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THE public premiere of the documentary The Brink caused a new wave of debate in the United States and Canada around the figure of Steve Bannon and his politico-missionary activity around the world.
Behind whom does he stand, and most importantly, who is behind him? The man who brought Donald Trump to power in the US is able to achieve the unachievable.
Having left the White House, he did not leave big politics. On the contrary, he set in motion his major international projects, which go far beyond political consulting.
Standing as an apologist of white supremacism, Bannon supports leaders of nationalist parties and movements in Europe. He openly declares that he promotes right populists and contributes to their coming to power in Europe.
For this purpose, in Brussels in 2017 he founded far-right organisation, the Movement, which increased its activity in 2019 in the run-up to the European Parliament elections.
Several months ago, it was reported that Bannon was intending to create an elite political school in the homeland of fascism — Italy.
The academy sought to prepare a new generation of European right-wing leaders. New elites will reportedly be raised in the spirit of “Judeo-Christian values of Western civilisation.”
Bannon himself calls his brainchild “a gladiator school for culture warriors.” Although Italy’s culture ministry said it would revoke the lease on the state-owned monastery where the school was to be based, Bannon has said he will contest this decision.
The US political strategist liaises with the majority of the leaders of the nationalist parties in the European countries, which include the president of the National Rally (previously National Front), Marine Le Pen, co-leaders of the Alternative for Germany (AfD), Alexander Gauland and Alica Weidel, and head of the Northern League, Matteo Salvini.
The AfD recently invited Bannon as a special guest to a press conference for right-wing journalists.
Those who are not inclined to believe in the artificial cultivation of far-right nationalist tendencies within the territory of Europe explain what’s happening simply by the social reaction to the immigration crisis in the European states.
How, then, to explain the rise of nationalism in such countries as Hungary, Poland and Ukraine?
Their problem is emigration rather than immigration. Low income forces people of these states to leave their home countries in search of a better life.
Large flows of Muslim immigrants don’t move to these countries. However, radicalisation of nationalism is taking place here.
In recent years, discrimination against the Roma has been increasing in Hungary; they are blamed for almost all Hungarian problems.
The Jobbik party, which is inherently neonazi, is represented in the Hungarian parliament.
The nationalistic rhetoric of Prime Minister Viktor Orban finds support not only within the country, but also abroad, as evidenced by Orban’s warm welcome at the White House.
In Ukraine, far-right nationalist ideology is imposed at the state level. In Odessa dozens of people were killed by the members of the nationalist group Right Sector in 2014. Most of the victims were burned alive.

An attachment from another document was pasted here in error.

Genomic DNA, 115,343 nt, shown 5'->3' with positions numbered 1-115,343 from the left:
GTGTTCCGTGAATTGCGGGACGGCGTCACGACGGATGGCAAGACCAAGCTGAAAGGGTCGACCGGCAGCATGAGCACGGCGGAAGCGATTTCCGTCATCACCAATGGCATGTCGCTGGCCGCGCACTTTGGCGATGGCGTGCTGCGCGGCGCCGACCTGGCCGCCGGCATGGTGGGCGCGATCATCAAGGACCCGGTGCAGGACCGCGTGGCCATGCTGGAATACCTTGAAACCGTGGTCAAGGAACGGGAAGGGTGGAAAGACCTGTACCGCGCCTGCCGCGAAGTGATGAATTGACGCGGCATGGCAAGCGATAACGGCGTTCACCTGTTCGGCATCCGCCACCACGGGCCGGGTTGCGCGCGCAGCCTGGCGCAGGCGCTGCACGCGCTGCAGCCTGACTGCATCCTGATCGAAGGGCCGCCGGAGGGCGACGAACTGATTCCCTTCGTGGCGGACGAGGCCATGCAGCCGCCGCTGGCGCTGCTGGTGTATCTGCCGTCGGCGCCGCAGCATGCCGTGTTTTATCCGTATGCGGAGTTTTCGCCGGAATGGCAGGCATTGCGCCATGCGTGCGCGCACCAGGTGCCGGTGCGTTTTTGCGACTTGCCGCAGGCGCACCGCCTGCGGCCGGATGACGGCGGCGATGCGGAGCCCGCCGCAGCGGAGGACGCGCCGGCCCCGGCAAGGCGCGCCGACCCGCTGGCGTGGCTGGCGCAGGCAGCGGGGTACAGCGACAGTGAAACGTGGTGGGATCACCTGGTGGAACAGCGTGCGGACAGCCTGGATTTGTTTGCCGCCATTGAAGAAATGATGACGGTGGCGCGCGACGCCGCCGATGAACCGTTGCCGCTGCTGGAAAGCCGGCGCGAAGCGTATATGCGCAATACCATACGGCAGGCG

In the multinational country, the government has recently adopted a law on the state language.
Now ethnic Romanians and Hungarians living in western Ukraine cannot learn their native languages at school.
In the public sphere and professional communication only the Ukrainian language is allowed; usage of the other local languages is punishable with a fine.
Any attempt at revision of the law would amount to the overthrow of the constitutional order and is liable to 10 years imprisonment (that is unprecedented in constitutional law and world legislative practice).
Cinemas are supposed to show movies only in the state languages, without exceptions for films that contain the lines in other languages in order to express an original author’s idea.
Media and culture are subject to censorship. The screening of the Polish movie Volhynia was banned in Ukraine.
The movie, directed by world-famous Wojciech Smarzowski, is dedicated to the tragic episode of the second world war.
However, what’s happening in Poland itself is also alarming. Polish far-right groups have repeatedly organised “cursed soldiers” marches in honour of the nationalists responsible for the extermination of the border population in 1940.
The “March of Independence” in Warsaw shocked the whole world last year; the procession turned into unrest, nationalists were chanting: “For White Europe!” and “Death to the enemies of the homeland!”
Bannon’s activities are fuelling destructive processes in Europe. Unfortunately, his rhetoric finds support in the people’s minds in certain countries, then it is broadcasted and finally leads to dire consequences.
The only encouraging thing is that there are those who understand the danger of Bannon’s programmes.
A good example is set by citizens of Canada, who met Bannon with massive protests when he arrived in Toronto last November.
Today, Canada is an example to other countries. The Canadian government conducts a prudent national policy, which serves the interests of all ethnic communities of one Canadian nation.
Of course, there are sometimes contradictions on migration issues, but they are resolved during open discussions between government and citizens.
Neil Karpenko is a Toronto-based writer.
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